Sunday, September 24, 2006
September 23, 2006
College students' killer to be executed
Gov. Jeb Bush signed the death warrant to execute Danny Rolling, the man who
murdered five students in Gainesville.
BY GARY FINEOUT AND STEPHANIE GARRY, Miami Herald
TALLAHASSEE - Danny Rolling, the notorious serial killer who murdered five
college students and plunged the town of Gainesville into a frenzy of fear
16 years ago, will be executed next month, Gov. Jeb Bush said Friday.
The governor signed a death warrant to execute Rolling, who joined Ted Bundy
and Aileen Wuornos in the history books as Florida's most horrific killers.
Rolling, 52, exhausted all of his appeals in June and is scheduled to be
strapped to a gurney and given an injection of deadly chemicals at 6 p.m.
In quick succession in August 1990, Rolling killed five students, four of
them young dark-haired women, the other the male roommate of one of the
victims. He raped three of the women, then stabbed and mutilated them. He
decapitated one of the victims and left the head on a shelf facing the front
door, posed for police to see.
The five bodies were found on successive days as the fall semester began at
the University of Florida. All five victims were students at UF or nearby
Santa Fe Community College.
With each discovery, fear turned into terror, which rose to hysteria.
Students bought baseball bats, Mace and guns. Parents jammed telephone
lines, urging their children to come home. Several hundred students left
that semester and never returned.
Rolling's victims: Christi Powell, 17, of Jacksonville; Sonja Larson, 18, of
Deerfield Beach; Christa Hoyt, 18, of Gainesville; Tracy Paules, 23, of Palm
Springs North, and Manny Taboada, 23, of Carol City.
''We don't much care if they burn him, stick him or hang him, as long as
they kill him,'' George Paules, father of Tracy Paules, told The Associated
Tommy Carroll, a childhood friend of Paules and Taboada who was the first to
find their bodies, told The Miami Herald Friday evening that Rollings was
''We've been looking forward to this day for so long,'' he said. He said of
Rolling's execution: ``We will be there. I want to be inside and watch it.''
''It's far past time for Danny Rolling to face justice,'' said Rod Smith,
now a state senator from Alachua, who as state attorney prosecuted Rolling.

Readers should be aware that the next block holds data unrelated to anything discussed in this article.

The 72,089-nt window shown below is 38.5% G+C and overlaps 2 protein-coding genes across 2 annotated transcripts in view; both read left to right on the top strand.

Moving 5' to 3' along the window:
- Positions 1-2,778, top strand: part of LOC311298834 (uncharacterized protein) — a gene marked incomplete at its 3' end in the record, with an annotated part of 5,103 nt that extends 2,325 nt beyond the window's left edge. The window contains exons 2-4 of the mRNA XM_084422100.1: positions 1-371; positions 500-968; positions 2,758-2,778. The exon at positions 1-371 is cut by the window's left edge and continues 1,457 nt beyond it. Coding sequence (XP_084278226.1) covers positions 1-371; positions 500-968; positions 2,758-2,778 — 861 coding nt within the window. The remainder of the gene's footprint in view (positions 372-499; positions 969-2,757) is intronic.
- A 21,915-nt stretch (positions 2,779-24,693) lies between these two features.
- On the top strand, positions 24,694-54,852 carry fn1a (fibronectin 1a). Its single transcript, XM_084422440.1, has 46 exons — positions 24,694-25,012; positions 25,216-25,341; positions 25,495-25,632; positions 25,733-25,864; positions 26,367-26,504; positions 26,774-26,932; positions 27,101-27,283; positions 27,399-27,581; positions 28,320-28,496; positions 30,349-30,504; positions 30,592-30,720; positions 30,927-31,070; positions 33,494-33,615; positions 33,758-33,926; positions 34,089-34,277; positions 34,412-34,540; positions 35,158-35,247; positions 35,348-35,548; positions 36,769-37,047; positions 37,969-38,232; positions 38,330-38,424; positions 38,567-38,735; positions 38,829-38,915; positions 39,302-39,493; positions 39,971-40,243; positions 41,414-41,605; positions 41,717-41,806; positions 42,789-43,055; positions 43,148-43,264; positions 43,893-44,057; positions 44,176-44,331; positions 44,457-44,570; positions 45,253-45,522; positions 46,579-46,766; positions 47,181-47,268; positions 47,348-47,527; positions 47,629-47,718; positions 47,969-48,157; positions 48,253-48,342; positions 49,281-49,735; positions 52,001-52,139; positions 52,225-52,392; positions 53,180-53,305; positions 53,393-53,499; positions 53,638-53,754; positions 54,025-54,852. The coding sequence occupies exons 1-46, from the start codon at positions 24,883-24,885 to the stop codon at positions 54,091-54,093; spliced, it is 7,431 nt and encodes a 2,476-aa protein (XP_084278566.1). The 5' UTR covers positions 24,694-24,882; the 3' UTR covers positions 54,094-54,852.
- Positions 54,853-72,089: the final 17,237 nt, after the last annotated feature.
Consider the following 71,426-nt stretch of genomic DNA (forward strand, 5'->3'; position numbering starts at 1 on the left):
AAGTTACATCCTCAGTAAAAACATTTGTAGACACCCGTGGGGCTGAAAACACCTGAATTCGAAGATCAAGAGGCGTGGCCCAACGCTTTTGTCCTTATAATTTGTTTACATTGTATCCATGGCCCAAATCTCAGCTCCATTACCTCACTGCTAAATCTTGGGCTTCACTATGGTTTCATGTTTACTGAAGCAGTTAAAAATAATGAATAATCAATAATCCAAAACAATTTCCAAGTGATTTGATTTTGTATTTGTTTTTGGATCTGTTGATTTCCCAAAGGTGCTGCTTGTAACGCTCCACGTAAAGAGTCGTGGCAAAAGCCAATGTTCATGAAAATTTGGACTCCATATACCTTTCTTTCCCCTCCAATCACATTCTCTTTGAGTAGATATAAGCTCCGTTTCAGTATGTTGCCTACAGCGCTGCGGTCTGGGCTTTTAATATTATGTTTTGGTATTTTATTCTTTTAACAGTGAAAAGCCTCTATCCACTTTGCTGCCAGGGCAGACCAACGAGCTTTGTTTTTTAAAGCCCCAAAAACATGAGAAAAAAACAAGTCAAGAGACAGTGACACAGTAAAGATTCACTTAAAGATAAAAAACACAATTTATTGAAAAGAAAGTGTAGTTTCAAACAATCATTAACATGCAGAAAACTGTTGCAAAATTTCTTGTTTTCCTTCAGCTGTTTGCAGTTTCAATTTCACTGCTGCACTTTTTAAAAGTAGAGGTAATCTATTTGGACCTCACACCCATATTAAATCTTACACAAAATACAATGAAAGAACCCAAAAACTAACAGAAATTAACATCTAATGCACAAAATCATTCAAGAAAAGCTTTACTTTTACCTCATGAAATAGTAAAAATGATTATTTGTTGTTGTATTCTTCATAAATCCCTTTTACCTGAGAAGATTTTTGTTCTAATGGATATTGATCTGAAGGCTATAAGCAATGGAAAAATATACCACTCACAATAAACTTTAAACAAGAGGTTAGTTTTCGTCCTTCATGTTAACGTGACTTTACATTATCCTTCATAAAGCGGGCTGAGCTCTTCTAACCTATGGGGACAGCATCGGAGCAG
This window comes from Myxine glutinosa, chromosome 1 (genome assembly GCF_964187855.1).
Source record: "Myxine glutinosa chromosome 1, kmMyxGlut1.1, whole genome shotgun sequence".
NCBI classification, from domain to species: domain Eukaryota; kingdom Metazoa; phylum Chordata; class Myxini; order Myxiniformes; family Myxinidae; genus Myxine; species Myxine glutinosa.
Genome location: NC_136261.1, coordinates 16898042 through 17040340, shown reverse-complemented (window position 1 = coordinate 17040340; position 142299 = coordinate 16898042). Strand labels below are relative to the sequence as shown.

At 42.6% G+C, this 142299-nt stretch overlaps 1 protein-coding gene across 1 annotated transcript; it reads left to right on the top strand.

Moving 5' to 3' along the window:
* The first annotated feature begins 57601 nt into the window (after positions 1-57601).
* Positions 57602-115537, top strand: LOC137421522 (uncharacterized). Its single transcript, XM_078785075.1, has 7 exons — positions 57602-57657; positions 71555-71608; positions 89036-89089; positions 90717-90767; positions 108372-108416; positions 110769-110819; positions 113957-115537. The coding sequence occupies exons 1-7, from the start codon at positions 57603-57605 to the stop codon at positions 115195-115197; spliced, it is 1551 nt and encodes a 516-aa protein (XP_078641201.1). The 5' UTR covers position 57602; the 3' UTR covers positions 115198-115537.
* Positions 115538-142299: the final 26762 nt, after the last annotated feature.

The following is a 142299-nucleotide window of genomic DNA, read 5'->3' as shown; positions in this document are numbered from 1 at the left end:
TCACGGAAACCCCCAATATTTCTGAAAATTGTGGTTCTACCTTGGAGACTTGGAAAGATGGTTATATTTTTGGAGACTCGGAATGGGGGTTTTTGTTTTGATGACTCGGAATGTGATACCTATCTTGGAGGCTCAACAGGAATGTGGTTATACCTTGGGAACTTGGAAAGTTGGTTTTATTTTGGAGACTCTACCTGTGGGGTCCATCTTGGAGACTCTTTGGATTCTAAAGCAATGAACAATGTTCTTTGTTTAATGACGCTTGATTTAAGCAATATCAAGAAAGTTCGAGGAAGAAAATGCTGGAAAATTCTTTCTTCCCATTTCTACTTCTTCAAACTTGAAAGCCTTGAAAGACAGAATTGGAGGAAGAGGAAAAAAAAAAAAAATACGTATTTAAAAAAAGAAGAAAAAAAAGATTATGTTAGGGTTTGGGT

``The victims have waited for far too long.''
Art Sandeen, UF's vice president for student affairs at the time of the
murders and now a professor at the university, said he doesn't believe in
the death penalty. But for those who do, he said, he hopes the governor's
decision will bring some closure.
''It'll always be a part of everybody's life who was here,'' he said Friday.
``It was the worst of times. Those feelings for those five people will never
Sandeen pointed out that most current UF students were 3 or 4 years old at
the time of the murders.
''Frankly, I'd be happy that this generation of students for the most part
is probably fairly unaware that this took place,'' he said. ``It's part of
the institutional memory, that's for sure.''
Rolling, a drifter from Shreveport, La., camped in a wooded area near the
apartments where the students lived off campus. Shortly after the killings,
he fled town and went to Tampa and then Ocala.
With police engaged in a massive investigation in Gainesville, no one
noticed when Rolling was arrested on charges he robbed an Ocala Winn-Dixie
in September 1990. He pleaded guilty to the crime. It wasn't until months
later that blood tests linked Rolling to the Gainesville murders. He is also
suspected of three killings in Shreveport, but was never prosecuted.
Rolling pleaded guilty to the Gainesville murders in 1994, and his case
wound its way through the legal system until his appeals ran out in June.
State officials said the delay was partly due to the legal battle over
lethal injection. The U.S. Supreme Court halted the execution of cop-killer
Clarence Hill in January after his attorneys raised questions as to whether
the deadly combination of chemicals used in lethal injection caused pain.
Hill was executed Wednesday after courts rejected his arguments over lethal
Today, the biggest reminder of the Gainesville murders is not the apartment
complexes where the killings happened, but the black-and-white memorial on a
graffitied wall on 34th Street, a main thoroughfare that runs along the west
side of the UF campus.
Few messages escape the constant painting of the wall, but the about
10-foot-long black section bears the words ''We remember,'' and in white,
the names of the five victims.
Gatorwood Apartments, where Rolling killed his last two victims, has been
closed. In the past month, it has been set on fire twice for local
firefighters to practice on.
Source : Miami Herald